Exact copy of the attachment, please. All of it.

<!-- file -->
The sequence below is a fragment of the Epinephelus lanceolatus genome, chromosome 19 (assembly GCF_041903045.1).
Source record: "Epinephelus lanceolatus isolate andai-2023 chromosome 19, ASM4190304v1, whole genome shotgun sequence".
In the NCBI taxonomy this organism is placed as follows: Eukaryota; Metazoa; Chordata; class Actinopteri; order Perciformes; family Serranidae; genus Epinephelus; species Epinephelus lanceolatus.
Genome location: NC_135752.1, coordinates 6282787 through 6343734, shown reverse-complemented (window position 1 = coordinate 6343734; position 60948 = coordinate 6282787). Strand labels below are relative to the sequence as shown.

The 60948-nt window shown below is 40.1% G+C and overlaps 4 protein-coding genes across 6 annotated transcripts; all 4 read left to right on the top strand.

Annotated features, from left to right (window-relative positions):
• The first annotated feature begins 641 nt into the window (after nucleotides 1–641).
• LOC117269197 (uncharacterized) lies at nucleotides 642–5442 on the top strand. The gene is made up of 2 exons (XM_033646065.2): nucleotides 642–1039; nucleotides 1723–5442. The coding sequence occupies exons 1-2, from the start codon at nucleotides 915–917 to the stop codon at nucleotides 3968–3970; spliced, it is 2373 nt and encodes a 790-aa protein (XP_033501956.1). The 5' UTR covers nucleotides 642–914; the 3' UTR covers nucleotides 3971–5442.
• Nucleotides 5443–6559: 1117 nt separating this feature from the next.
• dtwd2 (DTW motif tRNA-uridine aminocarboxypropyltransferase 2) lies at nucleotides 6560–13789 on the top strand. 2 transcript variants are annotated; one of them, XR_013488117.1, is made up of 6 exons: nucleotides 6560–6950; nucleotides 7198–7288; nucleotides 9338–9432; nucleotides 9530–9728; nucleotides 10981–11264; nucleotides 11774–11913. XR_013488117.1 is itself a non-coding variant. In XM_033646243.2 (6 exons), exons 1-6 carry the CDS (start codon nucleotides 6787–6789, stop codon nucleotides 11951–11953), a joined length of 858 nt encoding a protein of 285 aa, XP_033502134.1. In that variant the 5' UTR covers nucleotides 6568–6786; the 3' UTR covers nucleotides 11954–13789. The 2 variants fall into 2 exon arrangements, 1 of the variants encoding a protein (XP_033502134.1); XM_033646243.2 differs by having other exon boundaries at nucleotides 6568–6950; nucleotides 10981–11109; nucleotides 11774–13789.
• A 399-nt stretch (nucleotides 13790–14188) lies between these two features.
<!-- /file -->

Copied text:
The sequence below is a fragment of the Epinephelus lanceolatus genome, chromosome 19 (assembly GCF_041903045.1).
Source record: "Epinephelus lanceolatus isolate andai-2023 chromosome 19, ASM4190304v1, whole genome shotgun sequence".
In the NCBI taxonomy this organism is placed as follows: Eukaryota; Metazoa; Chordata; class Actinopteri; order Perciformes; family Serranidae; genus Epinephelus; species Epinephelus lanceolatus.
Genome location: NC_135752.1, coordinates 6282787 through 6343734, shown reverse-complemented (window position 1 = coordinate 6343734; position 60948 = coordinate 6282787). Strand labels below are relative to the sequence as shown.

The 60948-nt window shown below is 40.1% G+C and overlaps 4 protein-coding genes across 6 annotated transcripts; all 4 read left to right on the top strand.

Annotated features, from left to right (window-relative positions):
• The first annotated feature begins 641 nt into the window (after nucleotides 1–641).
• LOC117269197 (uncharacterized) lies at nucleotides 642–5442 on the top strand. The gene is made up of 2 exons (XM_033646065.2): nucleotides 642–1039; nucleotides 1723–5442. The coding sequence occupies exons 1-2, from the start codon at nucleotides 915–917 to the stop codon at nucleotides 3968–3970; spliced, it is 2373 nt and encodes a 790-aa protein (XP_033501956.1). The 5' UTR covers nucleotides 642–914; the 3' UTR covers nucleotides 3971–5442.
• Nucleotides 5443–6559: 1117 nt separating this feature from the next.
• dtwd2 (DTW motif tRNA-uridine aminocarboxypropyltransferase 2) lies at nucleotides 6560–13789 on the top strand. 2 transcript variants are annotated; one of them, XR_013488117.1, is made up of 6 exons: nucleotides 6560–6950; nucleotides 7198–7288; nucleotides 9338–9432; nucleotides 9530–9728; nucleotides 10981–11264; nucleotides 11774–11913. XR_013488117.1 is itself a non-coding variant. In XM_033646243.2 (6 exons), exons 1-6 carry the CDS (start codon nucleotides 6787–6789, stop codon nucleotides 11951–11953), a joined length of 858 nt encoding a protein of 285 aa, XP_033502134.1. In that variant the 5' UTR covers nucleotides 6568–6786; the 3' UTR covers nucleotides 11954–13789. The 2 variants fall into 2 exon arrangements, 1 of the variants encoding a protein (XP_033502134.1); XM_033646243.2 differs by having other exon boundaries at nucleotides 6568–6950; nucleotides 10981–11109; nucleotides 11774–13789.
• A 399-nt stretch (nucleotides 13790–14188) lies between these two features.